The location of the Aran Islands at the very edge of Europe, the final stop en route to America, lends an air of endless mystery to their already preternatural reputation. They form a cluster of three, just off the coast of Galway Bay (Inis Mor, Inis Meain and Inis Oirr) and theirbarren beauty signals the end of the continent, where land surrenders to the Atlantic Ocean.

Being so peripheral they have long captured the imagination of those for whom their towering limestone cliffs exist only in photographs, just as they have cast a spell over centuries of visitors. The islands' hardy inhabitants have earned their place in popular imagination as romantic creatures filled with longing for those lost to the mainland, yet they remain tethered to their weather-beaten patch of land; they arethe islandersand their hearts belong out on the sea.

The west of Ireland is a deeply mythologised landscape and it is the heartland of where the essentials of Irishness' are found. Accordingly we picture the sparse population nestling beneath towering mountains bereft of greenery and gathering at night in cosy snugs to drink whiskey, tell stories and sing magical songs. The men are big and brave and the women are elegant makers and doers tending to the earthy homesteads that lie at the heart of coastal life. Beguiling as it is, it can be tough to separate fact from the myriad fictions that engulf this stormy part of the world.

Around here, truth is mixed with beautiful myth' says knitter Edel Mc Bride. Fundamental to this myth making process is the Aran jumper and the complex narratives that are wound up in it. The Aran jumper was originally knit by the women of the islands using unscoured wool that retained its natural lanolin making it waterproof and invaluable to the fishermen out fishing in wooden currachs. The series of densely knit cable patterns that identify the Aran jumper have made it iconic, laden down as they are with all of our assumptions about this powerful life out in the ocean. Most famously a pattern knit into each Aran jumper was said to make the body of a fisherman lost at sea identifiable to his loved ones bearing as it did, insignia unique to each family. This story with all of its spectacular love and sadness and imagery has become something of a burden to contemporary Aran knitters.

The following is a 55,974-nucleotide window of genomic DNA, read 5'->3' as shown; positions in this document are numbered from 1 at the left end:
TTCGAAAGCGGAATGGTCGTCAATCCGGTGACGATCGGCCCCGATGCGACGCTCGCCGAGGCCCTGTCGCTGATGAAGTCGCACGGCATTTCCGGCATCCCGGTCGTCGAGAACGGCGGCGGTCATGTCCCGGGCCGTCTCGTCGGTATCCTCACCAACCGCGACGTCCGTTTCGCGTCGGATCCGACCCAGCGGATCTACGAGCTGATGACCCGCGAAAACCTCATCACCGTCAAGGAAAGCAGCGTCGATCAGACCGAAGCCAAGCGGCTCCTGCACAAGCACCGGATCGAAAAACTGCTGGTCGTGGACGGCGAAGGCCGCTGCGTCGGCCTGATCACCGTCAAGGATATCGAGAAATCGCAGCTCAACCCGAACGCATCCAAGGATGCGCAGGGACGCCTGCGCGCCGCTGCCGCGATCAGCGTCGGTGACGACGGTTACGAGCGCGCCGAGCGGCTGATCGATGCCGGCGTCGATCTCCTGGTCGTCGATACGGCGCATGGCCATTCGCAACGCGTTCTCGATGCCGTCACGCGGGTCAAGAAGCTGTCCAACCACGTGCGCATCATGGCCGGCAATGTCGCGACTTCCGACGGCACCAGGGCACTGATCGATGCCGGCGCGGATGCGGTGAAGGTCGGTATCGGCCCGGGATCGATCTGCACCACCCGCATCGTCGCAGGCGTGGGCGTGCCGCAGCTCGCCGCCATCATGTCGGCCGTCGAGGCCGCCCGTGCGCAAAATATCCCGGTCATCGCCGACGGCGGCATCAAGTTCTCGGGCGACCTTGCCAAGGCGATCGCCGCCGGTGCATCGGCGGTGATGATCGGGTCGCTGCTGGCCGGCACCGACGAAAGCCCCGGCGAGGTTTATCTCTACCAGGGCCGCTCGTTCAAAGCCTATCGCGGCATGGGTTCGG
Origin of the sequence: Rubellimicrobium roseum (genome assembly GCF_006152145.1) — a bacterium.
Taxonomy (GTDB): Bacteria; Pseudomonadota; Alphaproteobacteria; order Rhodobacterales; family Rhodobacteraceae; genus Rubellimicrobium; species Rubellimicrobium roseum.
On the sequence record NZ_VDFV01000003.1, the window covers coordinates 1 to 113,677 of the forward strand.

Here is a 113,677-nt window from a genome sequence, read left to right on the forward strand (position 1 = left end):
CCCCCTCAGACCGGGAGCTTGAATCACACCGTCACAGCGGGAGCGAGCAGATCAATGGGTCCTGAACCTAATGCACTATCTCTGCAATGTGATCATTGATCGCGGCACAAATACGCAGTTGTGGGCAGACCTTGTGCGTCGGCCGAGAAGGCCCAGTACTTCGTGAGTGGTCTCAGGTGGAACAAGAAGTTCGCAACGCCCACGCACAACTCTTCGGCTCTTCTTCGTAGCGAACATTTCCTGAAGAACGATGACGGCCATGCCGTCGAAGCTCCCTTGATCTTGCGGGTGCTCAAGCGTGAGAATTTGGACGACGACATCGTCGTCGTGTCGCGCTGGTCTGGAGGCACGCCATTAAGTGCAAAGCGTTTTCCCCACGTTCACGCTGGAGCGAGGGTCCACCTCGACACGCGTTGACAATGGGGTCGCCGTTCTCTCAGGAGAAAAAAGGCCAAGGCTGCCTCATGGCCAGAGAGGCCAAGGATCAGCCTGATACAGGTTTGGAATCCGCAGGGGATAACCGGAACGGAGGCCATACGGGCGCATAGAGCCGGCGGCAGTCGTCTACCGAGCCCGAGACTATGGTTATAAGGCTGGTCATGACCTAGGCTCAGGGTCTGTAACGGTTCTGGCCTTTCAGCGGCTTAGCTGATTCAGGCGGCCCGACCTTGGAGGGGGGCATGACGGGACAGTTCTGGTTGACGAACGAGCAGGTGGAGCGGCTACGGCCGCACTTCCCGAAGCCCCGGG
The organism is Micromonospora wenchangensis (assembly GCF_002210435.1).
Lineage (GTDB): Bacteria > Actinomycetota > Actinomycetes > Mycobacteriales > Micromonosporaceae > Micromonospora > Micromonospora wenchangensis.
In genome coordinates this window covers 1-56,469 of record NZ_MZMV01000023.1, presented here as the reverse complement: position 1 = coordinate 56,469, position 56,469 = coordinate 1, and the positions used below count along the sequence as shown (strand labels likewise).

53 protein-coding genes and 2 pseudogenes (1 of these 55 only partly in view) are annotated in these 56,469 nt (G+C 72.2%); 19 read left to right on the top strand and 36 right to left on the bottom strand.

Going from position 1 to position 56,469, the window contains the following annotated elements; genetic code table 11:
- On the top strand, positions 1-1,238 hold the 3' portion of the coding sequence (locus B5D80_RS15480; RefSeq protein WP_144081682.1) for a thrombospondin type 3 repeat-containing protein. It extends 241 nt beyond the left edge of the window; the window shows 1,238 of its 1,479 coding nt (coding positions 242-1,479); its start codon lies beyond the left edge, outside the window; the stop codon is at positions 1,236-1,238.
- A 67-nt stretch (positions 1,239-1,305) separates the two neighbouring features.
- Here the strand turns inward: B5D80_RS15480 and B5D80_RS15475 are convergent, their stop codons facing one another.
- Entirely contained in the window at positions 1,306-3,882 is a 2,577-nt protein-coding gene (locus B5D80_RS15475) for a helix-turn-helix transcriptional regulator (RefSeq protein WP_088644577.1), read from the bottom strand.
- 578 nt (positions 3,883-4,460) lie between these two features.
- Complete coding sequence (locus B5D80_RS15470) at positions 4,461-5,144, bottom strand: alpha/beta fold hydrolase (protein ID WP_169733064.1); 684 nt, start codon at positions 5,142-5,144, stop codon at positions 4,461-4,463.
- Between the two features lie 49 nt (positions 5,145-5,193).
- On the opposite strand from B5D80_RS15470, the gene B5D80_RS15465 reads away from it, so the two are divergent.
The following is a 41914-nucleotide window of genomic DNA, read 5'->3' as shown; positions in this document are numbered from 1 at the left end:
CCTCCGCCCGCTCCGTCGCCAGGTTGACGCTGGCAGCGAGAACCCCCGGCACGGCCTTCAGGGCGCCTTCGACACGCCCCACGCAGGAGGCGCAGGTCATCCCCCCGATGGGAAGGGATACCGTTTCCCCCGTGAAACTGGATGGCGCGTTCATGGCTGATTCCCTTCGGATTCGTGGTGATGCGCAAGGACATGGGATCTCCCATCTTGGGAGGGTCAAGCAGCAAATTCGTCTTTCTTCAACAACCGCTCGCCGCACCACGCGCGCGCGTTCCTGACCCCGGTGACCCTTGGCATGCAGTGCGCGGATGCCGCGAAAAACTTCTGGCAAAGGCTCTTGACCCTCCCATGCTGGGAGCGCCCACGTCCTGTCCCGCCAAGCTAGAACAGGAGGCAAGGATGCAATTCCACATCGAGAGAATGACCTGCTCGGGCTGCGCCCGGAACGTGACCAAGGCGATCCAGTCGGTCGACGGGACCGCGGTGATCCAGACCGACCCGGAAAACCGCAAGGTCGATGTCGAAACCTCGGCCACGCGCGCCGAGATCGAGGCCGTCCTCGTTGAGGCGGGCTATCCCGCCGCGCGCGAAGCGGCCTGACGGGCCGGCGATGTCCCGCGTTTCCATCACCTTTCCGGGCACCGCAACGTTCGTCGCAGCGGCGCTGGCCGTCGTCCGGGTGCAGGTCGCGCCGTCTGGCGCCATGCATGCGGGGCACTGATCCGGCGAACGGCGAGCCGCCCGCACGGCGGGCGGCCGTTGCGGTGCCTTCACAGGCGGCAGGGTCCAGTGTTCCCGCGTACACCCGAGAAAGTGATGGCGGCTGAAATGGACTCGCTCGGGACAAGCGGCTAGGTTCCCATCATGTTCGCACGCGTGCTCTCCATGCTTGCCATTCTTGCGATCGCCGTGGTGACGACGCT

Some, like Edel Mc Bride see the origins of this story in J.M.Synge's mesmeric play Riders to the Sea. When a young man, Michael, is thought to be drowned it is his socks that are the harbinger of such sad news: It's the second one of the third pair I knitted. I put up three score stitches and dropped four of them', offers his sister and for Edel It is my favourite line in literature because I know that this is the heart of a knitter. It's a very technical line, it's not a made up line and I wonder if perhaps he overheard it'.

Synge spent many summers on the islands from 1898 onwards learning to speak Irish and creating in the process documents of unrivalled importance in The Aran Islands' and his play Riders to the Sea'. In them island life has been petrified and the simple life of the people and the simple geography in which they live has become central to our understanding of the Aran jumper. Synge's islands were a place where people spoke daily of fairies and life was an exchange between the land and the sea.

The myths woven into today's Aran jumpers may be imperfect but they still seem to capture the simplicity of what we're all looking for.

Words by Jeanette Farrell and images by Doreen Kilfeather.

See TOAST's Aran Sweater here.

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